14. To get the ball rolling i'll post the code I used, disclaimer, I'm no code wizard, I just used basic knowledge and googled what I was after and stitched shit together to get a result, there will 100% be a better way and anyone is welcome to offer improvements. First step, Arduino code, this was loaded onto an Arduino uno Python code - will need to download suitable software - on my Mac I have Anaconda, save this as a .py file somewhere handy. Then used this command in Terminal to call the python script saved earlier. (If using mac, might need more help with windows) First you need to find which port the Arduino is on and replace "/dev/cu.usbmodem14101" with whatever your computer says. And of course the whole command line depends on the file location and name of file, in this case, I called the file "LivePlot3b.py"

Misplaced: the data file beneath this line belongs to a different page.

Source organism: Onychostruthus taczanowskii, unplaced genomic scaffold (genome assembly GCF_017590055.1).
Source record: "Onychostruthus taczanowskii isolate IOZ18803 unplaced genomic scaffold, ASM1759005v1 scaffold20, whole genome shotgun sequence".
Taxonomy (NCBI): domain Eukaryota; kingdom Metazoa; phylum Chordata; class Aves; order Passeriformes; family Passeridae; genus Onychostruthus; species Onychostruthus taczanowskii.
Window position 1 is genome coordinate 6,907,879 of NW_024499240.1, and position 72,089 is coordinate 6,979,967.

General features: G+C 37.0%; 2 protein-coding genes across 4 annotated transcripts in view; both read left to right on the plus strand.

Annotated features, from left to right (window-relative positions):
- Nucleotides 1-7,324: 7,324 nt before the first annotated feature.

15. Green is for sure AFR, red RPM and blue throttle looks about right. You can see its not super stable, but was good enough for me to figure out what was goin on. I've found the scripts but buggered if i can remember how to get them to run, will have to dig out an arduino